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Internet of Medical Things: How Connected Devices are Changing Healthcare – ReadWrite



IoMT system architecture

The number of connected medical devices – the ones communicating with other systems via the Internet – is growing steadily. These smart things gather and transmit a mountain of healthcare data. Even such small gadgets as fitness trackers and smartwatches can provide quite a bit of health-related metrics, including heart rate, sleep patterns, calorie consumption, to name a few. The point is, this data is the main building block of the huge system called the Internet of Medical Things. And what IoMT is? You’ll find out in this post. 

What is the Internet of Medical Things?

IoMT or the Internet of Medical Things is a healthcare-focused part of the Internt of Things (IoT), hence another name – healthcare IoT. Defining more precisely, IoMT is a system of interconnected medical devices, software, and healthcare systems and services that exchange real-time data by means of networking technologies.

To help you understand what’s behind the “things” part of the IoMT systems, let’s take a heart rate monitor, for example. Such a device collects patient data and sends it to the hospital cloud software so a doctor can see the real picture of a health condition and make timely and informed decisions.

If we take the 2017 statistics presented by Healthcare IT News, we’ll see that 60% of healthcare organizations worldwide have already implemented IoT solutions into their processes. Another 27% of institutions are expected to adopt the technology in the short term. The major factors that influence the fast adoption of IoMT technologies are as follows.

Rising healthcare costs

Analysts have calculated that the IoMT adoption can result in $300 billion savings annually for the US healthcare industry. With IoT solutions implemented, it is possible to reduce hospital visits, detect diseases at an earlier stage and thus cut spendings on their treatment, and much more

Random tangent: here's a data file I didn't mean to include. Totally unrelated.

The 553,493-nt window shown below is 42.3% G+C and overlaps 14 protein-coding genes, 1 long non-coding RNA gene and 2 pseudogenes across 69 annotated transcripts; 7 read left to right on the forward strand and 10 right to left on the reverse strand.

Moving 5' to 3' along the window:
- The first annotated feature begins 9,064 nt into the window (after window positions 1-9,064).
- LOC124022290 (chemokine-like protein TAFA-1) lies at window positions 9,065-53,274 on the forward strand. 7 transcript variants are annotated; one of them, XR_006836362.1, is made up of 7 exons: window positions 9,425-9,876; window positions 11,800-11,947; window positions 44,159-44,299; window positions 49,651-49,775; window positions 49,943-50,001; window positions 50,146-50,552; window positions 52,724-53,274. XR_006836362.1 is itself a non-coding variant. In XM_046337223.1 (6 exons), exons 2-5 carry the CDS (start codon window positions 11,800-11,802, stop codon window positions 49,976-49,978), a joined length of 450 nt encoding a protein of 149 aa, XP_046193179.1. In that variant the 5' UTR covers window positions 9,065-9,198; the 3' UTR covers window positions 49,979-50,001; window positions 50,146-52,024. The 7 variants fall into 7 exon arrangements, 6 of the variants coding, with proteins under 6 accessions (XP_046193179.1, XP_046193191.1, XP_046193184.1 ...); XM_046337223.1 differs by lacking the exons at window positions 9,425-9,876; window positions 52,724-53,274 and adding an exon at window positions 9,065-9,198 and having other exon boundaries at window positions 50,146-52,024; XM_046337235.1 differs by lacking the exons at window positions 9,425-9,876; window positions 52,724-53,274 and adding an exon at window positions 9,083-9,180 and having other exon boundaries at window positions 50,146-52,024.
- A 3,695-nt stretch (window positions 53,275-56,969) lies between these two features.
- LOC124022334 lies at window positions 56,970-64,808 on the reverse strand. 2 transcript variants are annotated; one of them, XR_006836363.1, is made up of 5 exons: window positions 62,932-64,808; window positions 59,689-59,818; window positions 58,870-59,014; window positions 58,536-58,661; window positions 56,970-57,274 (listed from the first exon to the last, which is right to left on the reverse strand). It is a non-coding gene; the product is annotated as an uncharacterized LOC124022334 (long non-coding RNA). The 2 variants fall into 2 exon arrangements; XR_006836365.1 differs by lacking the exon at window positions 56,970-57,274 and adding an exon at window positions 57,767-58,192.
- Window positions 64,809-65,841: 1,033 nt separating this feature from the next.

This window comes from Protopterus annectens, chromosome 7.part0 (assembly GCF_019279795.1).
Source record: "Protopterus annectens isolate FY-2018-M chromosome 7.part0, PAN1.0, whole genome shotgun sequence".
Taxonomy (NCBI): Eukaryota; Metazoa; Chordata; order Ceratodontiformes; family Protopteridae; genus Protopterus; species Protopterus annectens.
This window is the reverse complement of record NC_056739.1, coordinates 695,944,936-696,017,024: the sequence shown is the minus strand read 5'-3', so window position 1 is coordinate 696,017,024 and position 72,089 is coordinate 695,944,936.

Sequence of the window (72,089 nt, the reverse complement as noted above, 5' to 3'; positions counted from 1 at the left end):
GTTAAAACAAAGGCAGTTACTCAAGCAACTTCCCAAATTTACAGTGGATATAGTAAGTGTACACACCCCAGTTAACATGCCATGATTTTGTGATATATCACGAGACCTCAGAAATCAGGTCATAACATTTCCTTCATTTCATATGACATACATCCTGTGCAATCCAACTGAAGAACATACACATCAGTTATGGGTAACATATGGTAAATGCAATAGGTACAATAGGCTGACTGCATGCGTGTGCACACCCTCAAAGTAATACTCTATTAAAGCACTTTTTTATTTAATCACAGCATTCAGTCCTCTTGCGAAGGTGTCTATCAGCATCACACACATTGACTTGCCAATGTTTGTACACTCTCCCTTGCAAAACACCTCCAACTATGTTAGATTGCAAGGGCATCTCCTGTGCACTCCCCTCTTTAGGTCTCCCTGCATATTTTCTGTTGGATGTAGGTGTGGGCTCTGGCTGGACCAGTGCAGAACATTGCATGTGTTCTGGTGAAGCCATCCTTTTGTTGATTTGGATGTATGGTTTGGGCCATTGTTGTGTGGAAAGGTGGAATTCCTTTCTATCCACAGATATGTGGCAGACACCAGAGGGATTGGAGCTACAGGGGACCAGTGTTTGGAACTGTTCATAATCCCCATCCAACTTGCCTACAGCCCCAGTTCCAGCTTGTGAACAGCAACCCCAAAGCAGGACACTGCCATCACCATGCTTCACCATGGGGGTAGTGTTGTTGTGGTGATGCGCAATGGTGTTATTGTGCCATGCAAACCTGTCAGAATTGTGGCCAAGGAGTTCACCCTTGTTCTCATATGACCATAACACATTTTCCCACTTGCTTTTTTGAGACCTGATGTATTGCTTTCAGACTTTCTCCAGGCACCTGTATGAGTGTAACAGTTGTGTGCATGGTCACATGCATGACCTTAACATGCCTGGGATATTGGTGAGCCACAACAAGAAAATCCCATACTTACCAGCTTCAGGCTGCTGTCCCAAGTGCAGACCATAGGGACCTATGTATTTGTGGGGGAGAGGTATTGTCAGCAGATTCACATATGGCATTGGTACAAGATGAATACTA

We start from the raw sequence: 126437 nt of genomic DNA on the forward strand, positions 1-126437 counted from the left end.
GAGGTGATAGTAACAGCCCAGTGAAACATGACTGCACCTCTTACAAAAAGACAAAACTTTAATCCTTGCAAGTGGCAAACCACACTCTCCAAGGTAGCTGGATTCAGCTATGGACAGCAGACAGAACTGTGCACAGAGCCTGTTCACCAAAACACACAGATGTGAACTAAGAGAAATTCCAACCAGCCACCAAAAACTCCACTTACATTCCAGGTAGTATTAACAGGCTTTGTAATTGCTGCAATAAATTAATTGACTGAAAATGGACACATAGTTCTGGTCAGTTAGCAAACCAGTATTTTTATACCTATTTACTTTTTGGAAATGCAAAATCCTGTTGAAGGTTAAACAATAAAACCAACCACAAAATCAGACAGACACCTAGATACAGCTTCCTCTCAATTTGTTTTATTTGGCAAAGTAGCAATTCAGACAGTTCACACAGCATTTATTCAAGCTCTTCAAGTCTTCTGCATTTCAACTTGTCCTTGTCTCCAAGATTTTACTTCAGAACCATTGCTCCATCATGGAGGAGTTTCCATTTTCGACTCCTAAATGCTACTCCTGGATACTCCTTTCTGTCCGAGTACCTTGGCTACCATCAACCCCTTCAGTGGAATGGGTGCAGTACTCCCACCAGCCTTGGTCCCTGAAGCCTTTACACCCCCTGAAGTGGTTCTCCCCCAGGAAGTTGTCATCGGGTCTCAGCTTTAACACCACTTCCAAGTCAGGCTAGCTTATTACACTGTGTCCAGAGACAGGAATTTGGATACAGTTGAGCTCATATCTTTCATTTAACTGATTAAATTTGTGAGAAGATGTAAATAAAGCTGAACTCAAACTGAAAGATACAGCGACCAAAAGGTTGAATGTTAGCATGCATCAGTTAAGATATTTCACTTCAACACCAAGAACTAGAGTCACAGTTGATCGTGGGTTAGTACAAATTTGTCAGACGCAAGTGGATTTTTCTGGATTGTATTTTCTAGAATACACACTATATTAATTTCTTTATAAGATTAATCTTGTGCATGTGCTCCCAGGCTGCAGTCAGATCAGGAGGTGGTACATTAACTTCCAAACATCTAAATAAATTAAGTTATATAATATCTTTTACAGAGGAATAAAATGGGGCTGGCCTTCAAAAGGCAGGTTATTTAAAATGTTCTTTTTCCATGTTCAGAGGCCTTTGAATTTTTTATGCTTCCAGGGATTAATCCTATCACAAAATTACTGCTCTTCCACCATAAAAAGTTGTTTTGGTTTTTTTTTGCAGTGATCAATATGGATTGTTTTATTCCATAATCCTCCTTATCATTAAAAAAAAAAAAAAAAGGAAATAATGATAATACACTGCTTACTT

The increased need for remote patient monitoring

There are two key tendencies behind this factor: the rising incidence of chronic illnesses (specifically such diseases as cancer, asthma, and diabetes) and the aging population. As for the latter, The United Nations report states that by 2050 there will be 2.1 billion elderly people on Earth. Seniors are prone to have more health issues, and IoMT devices can be of big help in this case. 

People are becoming more health-conscious

The COVID-19 pandemic has made a lot of people change their attitudes towards health and related precautionary measures. This has increased the demand for various health monitoring devices.

How IoMT systems work

Similarly to IoT, the architecture of the Internet of Medical Things involves the four key components or layers: 

  • the perception or sensor layer consists of a number of medical devices and sensors that gather useful health-related data from surroundings and transmit it to another layer;
  • the network or communication layer transmits the data collected at the perception layer to the middleware layer via different networking technologies (WiFi, Bluetooth, LAN, etc.);
  • the middleware or processing layer acts as a data storage, processing, and management environment; and
  • the application layer includes a variety of software tools to analyze medical data received.

Let’s now go through each building block, focusing on connected devices that power the IoMT engine with data. 

The perception layer: IoMT devices 

The variety of physical medical things that have Internet access and cover diverse healthcare purposes is quite impressive. Some calculations point to the number of 2 million different smart medical devices which generate and collect important healthcare data. All they can be grouped in the following categories.

The tyeps of IoMT devices

Hospital monitors and devices

Health facilities have huge machines like MRI, ECG, and CT scanners that provide valuable data and send it to the cloud. On top of that, various small devices and sensors can be used on-premises to track equipment, monitor patients and staff, and manage supplies inside a hospital. 

Point-of-care diagnostic devices and kiosks

A range of portable diagnostic instruments and self-service kiosks aim at collecting patient clinical information (blood, saliva, urine, skin cells, etc.) outside of laboratory settings. The devices in this category can be used both in clinics and at home.

Clinical-grade wearables 

This category includes all kinds of devices prescribed or recommended by a physician. Their main goal is to track disease conditions – degradations and improvements – and provide doctors with real-time data about a patient’s health status for quick decision-making. Clinical-grade devices must be approved for use or certified by respective regulatory bodies such as the FDA (US Food and Drug Administration.)

Consumer-grade wearables